Pereira, J., Rosalino, L.M., Mucova, S., Massangue, Y., Abdulrazak, M., Vahossa, S., Selemane, M. Fonseca, C. & Santos, M.J. (2021) Livelihood vulnerability increases human-wildlife interactions.Environmental Conservation, 48, 1-9. DOI:10.1017/S037689292100028X (IF2020 3,012; Q1 Biodiversity Conservation)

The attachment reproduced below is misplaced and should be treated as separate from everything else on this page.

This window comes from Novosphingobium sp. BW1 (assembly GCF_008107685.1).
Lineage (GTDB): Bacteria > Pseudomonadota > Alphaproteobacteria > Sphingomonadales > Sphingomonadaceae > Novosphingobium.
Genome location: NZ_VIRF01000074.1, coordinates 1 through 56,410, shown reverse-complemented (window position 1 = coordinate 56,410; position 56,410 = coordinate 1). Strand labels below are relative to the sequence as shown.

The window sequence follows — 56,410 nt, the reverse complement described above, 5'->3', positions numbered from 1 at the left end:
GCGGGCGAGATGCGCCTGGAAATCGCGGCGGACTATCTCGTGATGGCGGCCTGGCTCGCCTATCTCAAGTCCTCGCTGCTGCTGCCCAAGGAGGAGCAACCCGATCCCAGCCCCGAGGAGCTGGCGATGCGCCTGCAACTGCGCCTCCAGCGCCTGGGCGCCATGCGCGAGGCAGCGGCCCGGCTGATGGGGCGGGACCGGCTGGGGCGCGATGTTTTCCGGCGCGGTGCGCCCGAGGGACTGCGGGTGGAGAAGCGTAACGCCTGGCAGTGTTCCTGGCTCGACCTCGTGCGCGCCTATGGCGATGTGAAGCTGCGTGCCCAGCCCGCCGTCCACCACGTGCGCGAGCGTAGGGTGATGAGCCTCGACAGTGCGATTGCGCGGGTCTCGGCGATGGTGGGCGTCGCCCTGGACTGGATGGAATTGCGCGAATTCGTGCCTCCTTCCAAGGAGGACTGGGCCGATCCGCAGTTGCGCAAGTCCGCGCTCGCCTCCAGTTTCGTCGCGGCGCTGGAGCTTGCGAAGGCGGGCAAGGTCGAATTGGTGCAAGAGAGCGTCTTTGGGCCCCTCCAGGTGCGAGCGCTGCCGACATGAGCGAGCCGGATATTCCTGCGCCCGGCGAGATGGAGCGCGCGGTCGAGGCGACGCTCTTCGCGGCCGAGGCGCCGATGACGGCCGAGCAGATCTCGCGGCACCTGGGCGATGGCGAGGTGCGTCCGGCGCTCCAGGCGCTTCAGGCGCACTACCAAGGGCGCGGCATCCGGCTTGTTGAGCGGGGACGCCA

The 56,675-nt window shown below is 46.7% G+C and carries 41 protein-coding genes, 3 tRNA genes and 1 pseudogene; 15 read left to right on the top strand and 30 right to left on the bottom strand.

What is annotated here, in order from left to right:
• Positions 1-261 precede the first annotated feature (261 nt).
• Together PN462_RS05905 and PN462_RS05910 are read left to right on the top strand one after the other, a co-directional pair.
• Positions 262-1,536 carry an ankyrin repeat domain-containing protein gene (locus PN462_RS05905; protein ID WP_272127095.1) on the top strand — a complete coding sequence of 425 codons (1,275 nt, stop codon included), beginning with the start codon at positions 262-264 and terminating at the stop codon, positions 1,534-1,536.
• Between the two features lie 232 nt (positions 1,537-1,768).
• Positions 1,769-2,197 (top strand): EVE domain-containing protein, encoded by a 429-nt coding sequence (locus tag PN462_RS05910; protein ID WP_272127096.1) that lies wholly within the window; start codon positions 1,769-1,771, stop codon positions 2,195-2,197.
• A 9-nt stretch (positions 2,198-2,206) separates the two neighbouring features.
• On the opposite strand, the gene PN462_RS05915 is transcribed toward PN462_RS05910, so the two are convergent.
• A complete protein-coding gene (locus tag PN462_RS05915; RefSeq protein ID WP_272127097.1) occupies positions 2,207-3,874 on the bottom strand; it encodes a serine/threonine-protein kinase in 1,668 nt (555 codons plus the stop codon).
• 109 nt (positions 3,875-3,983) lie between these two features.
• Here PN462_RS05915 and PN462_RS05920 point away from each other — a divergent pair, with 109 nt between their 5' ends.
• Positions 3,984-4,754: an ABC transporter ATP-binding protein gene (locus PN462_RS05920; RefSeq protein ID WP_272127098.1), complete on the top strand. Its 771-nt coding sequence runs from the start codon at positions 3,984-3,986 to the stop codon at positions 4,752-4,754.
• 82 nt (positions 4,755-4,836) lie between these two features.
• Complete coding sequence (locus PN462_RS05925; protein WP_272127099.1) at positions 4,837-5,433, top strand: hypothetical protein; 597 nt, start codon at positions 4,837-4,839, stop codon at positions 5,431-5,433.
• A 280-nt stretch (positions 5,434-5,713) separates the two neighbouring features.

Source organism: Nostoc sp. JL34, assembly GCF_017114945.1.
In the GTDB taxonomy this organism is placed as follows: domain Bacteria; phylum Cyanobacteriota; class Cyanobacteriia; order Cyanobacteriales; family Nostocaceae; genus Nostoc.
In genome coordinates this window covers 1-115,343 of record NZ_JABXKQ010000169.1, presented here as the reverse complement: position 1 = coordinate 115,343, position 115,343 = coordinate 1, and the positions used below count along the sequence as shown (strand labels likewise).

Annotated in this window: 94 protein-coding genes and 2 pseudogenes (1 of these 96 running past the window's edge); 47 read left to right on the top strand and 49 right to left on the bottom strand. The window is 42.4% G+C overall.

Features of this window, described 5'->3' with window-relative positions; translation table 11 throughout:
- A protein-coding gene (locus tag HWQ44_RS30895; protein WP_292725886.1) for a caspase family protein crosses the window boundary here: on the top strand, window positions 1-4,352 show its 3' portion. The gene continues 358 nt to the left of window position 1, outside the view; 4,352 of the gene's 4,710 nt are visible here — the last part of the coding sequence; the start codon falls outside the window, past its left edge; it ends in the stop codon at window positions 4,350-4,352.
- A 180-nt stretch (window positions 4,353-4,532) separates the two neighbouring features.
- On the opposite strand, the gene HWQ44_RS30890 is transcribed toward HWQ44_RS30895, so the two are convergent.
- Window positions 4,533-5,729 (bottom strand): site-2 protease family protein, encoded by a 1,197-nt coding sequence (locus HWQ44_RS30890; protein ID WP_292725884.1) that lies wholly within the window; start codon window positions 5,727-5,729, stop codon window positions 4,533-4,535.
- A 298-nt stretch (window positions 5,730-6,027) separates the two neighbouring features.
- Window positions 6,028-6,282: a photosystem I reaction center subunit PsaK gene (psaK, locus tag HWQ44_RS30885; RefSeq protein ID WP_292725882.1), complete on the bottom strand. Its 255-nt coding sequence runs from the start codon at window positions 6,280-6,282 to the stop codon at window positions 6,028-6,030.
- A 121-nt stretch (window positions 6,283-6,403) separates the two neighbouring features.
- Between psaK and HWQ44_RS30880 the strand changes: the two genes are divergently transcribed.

Human–wildlife interactions (HWIs) occur in many rural African communities, with potential impacts on livelihood vulnerability. High livelihood vulnerability may force communities to employ strategies that increase the risk of negative HWIs, yet the extent to which HWIs drive or are driven by vulnerability is unclear. We hypothesized that more vulnerable households are more likely to be exposed to wildlife and experience negative interactions. To test this hypothesis, we calculated the Livelihood Vulnerability Index (LVI) of rural households in and around Quirimbas National Park (north-eastern Mozambique) and assessed whether there is a link between livelihood vulnerability and HWIs. We found a two-way association between LVI and HWIs, with more vulnerable households indeed taking greater risks and encountering wildlife when fetching water from rivers, whereas less vulnerable households tended not to employ strategies likely to increase wildlife encounters. We also observed that HWIs exert a strong effect on livelihood vulnerability, suggesting that HWIs should be included as an exposure factor in vulnerability assessments for rural households. We recommend that livelihood strategies and community vulnerability should be considered when designing HWI mitigation schemes and implementing conservation measures.